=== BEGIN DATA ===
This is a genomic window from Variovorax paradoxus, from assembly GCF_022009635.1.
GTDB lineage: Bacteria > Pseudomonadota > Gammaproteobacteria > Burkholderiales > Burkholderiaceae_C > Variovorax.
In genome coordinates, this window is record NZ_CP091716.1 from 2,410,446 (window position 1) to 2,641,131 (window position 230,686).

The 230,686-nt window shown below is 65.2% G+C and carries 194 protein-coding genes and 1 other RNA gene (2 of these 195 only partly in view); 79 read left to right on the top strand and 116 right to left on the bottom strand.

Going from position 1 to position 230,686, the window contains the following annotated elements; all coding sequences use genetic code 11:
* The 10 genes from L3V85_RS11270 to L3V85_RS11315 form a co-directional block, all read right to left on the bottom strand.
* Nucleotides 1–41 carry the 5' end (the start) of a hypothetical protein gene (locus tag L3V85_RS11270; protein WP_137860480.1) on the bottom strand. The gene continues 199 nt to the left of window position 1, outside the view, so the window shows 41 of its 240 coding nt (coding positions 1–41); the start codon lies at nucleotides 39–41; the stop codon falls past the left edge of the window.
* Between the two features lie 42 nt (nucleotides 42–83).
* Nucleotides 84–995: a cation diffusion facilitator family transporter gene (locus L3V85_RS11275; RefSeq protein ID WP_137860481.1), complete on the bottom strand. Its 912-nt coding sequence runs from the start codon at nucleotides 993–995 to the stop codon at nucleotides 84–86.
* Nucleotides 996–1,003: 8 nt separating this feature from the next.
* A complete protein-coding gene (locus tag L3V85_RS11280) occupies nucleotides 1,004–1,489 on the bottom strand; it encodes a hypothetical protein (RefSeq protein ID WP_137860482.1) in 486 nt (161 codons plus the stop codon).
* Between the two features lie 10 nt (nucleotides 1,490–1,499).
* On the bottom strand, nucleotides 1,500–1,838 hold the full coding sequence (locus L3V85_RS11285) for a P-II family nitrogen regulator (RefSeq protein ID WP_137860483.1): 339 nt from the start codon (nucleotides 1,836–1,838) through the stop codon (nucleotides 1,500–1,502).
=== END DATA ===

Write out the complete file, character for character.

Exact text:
This is a genomic window from Variovorax paradoxus, from assembly GCF_022009635.1.
GTDB lineage: Bacteria > Pseudomonadota > Gammaproteobacteria > Burkholderiales > Burkholderiaceae_C > Variovorax.
In genome coordinates, this window is record NZ_CP091716.1 from 2,410,446 (window position 1) to 2,641,131 (window position 230,686).

The 230,686-nt window shown below is 65.2% G+C and carries 194 protein-coding genes and 1 other RNA gene (2 of these 195 only partly in view); 79 read left to right on the top strand and 116 right to left on the bottom strand.

Going from position 1 to position 230,686, the window contains the following annotated elements; all coding sequences use genetic code 11:
* The 10 genes from L3V85_RS11270 to L3V85_RS11315 form a co-directional block, all read right to left on the bottom strand.
* Nucleotides 1–41 carry the 5' end (the start) of a hypothetical protein gene (locus tag L3V85_RS11270; protein WP_137860480.1) on the bottom strand. The gene continues 199 nt to the left of window position 1, outside the view, so the window shows 41 of its 240 coding nt (coding positions 1–41); the start codon lies at nucleotides 39–41; the stop codon falls past the left edge of the window.
* Between the two features lie 42 nt (nucleotides 42–83).
* Nucleotides 84–995: a cation diffusion facilitator family transporter gene (locus L3V85_RS11275; RefSeq protein ID WP_137860481.1), complete on the bottom strand. Its 912-nt coding sequence runs from the start codon at nucleotides 993–995 to the stop codon at nucleotides 84–86.
* Nucleotides 996–1,003: 8 nt separating this feature from the next.
* A complete protein-coding gene (locus tag L3V85_RS11280) occupies nucleotides 1,004–1,489 on the bottom strand; it encodes a hypothetical protein (RefSeq protein ID WP_137860482.1) in 486 nt (161 codons plus the stop codon).
* Between the two features lie 10 nt (nucleotides 1,490–1,499).
* On the bottom strand, nucleotides 1,500–1,838 hold the full coding sequence (locus L3V85_RS11285) for a P-II family nitrogen regulator (RefSeq protein ID WP_137860483.1): 339 nt from the start codon (nucleotides 1,836–1,838) through the stop codon (nucleotides 1,500–1,502).